I mentioned that we foresaw 2 major challenges during Oly’s recovery, keeping her calm and getting her to sleep in her crate. We were actually quite successful at the first. Thanks to the use of a medium sized x-pen she was given just enough room to be able to move around and not feel as if she were imprisoned, but was restrictive enough that she couldn’t do anything more than walk. I still feel bad that she has spent 7 weeks in that x-pen so far, unless of course we have her out on a leash, but she can see the world around her and seems to have accepted the confinement.
The 2nd challenge, and one that we actually failed at, was getting her to sleep in her crate, even though she has already been crate trained, and for the first week or trying we didn’t get a whole lot of sleep, even with the use of sedatives. You will read a very similar story if you read the Ursa post. Having learned lessons during Ursa’s broken bone as a puppy, we know that if we were going to stay sane though Oly’s recovery the ability to get a good night’s sleep each night was going to be critical, so we got creative. I rigged up a leash to the headboard of our king sized bed. This allowed her to sleep on the bed as she was already accustomed to, but more importantly allowed us to sleep each night. It really was the best thing we did through her recovery.
Oly was scheduled for x-rays at the 6 week mark. The x-rays looked really good as far as the bone healing, but her bone density was pretty low, which is to be expected after 6 weeks of not being able to move her leg. In addition to the reduced bone density, her muscle strength was also greatly reduced in that leg, also completely normal and to be expected. The good news at the 6 week mark was that she no longer had to have the bandage on and that she could start getting some exercise, even if still on a leash and in a controlled environment. Thinks if this as the dog equivalent of physical therapy, with the goal of building up bone density and muscle mass.
This took us to the 8 week mark, and what ended up being the final set of x-rays. The bone density was much better and she was building strength back up in her muscles. This also marked the first time in 2 months that she was able to be off leash both inside and outside the house. It also marked the first time since Christmas that both dogs could play with each other, something that they had really missed up till this point.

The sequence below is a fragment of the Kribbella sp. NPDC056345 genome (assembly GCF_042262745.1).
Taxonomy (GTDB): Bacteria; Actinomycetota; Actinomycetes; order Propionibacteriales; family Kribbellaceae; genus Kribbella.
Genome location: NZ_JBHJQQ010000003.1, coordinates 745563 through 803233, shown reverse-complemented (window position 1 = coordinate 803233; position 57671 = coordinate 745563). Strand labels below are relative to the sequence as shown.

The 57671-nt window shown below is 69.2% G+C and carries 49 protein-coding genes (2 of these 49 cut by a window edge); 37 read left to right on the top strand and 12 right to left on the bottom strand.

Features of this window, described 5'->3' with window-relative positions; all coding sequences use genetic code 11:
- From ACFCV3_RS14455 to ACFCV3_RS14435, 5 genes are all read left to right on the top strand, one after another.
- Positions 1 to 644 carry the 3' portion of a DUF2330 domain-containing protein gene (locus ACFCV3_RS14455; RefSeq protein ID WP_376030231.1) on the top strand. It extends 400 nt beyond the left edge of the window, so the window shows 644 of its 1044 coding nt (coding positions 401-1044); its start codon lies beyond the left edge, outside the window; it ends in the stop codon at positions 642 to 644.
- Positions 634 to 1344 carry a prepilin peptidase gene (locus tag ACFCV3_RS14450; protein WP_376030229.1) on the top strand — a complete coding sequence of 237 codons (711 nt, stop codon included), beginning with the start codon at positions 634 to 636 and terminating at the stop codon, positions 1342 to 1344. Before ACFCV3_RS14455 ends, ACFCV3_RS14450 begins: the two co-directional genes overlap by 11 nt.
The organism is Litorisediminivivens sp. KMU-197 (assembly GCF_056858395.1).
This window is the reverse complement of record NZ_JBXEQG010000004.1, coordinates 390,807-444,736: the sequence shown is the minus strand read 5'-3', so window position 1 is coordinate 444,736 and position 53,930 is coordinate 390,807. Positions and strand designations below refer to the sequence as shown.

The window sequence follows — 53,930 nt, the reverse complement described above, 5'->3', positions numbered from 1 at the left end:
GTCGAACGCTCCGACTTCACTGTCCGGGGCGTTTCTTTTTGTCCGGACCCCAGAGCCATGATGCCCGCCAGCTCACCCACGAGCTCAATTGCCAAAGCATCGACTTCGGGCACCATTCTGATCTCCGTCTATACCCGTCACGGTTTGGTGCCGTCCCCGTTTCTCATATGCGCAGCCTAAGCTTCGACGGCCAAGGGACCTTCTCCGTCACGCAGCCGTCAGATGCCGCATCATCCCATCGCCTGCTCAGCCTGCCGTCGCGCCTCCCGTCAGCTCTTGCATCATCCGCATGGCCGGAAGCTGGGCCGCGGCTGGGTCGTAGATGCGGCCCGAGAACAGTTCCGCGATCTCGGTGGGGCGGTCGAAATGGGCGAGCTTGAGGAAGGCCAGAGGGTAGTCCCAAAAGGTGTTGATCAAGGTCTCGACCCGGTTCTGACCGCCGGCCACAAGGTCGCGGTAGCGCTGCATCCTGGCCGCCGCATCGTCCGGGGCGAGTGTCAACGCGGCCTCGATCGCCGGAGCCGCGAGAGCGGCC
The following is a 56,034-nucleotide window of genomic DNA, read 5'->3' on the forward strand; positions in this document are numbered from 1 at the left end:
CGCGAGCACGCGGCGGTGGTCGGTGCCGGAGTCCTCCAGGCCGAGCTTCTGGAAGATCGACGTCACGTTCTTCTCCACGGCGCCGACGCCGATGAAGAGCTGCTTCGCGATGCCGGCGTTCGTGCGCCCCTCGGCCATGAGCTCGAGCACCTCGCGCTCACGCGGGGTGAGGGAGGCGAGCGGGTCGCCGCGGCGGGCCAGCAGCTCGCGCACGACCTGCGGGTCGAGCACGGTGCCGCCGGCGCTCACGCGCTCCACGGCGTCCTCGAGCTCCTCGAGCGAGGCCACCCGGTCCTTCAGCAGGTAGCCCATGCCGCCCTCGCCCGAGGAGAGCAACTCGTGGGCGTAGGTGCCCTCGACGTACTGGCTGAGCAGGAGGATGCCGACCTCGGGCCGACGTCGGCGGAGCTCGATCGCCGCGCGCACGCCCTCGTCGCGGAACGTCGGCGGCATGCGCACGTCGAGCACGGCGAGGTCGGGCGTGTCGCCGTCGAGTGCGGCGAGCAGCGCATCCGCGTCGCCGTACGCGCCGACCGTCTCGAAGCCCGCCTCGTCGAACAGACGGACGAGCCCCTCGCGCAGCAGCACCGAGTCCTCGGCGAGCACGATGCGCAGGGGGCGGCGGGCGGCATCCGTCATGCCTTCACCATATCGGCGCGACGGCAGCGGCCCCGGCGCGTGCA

I said at the beginning of this already too long blog post that I was initially going to talk about pet insurance, and while it turned into something much more detailed, I still want to address that.
We didn’t have pet insurance for Ursa. We spent just over $8,000 since Christmas on her treatment that we really didn’t have, but fortunately could get due to having good credit. This is money that will take us a number of years to pay back. As with many challenges we have faced over the last number of years it is another thing that has set our lifestyle back some, but in this case it is something that I would gladly do again.
As a comparison though, we did sign Oly up for pet insurance right after we got her. We spend about $30 a month for the insurance premium and after the first $500, they pay 80% of everything that we spend for illness or accident visits to the vet. The treatment for the broken leg has been right at $2500. After the $500 deductible and the 20% that we pay, we have gotten back $1800 of that $2500. I can honestly say that pet insurance was one of the best decisions that we have made in quite awhile and if you have pets, I would strongly recommend that you look into it. We went with Embrace as our provider, there are certainly other options out there, some of which might be better, but I can say that I have nothing but good things to say about Embrace and am glad that we chose them. I will leave it at that.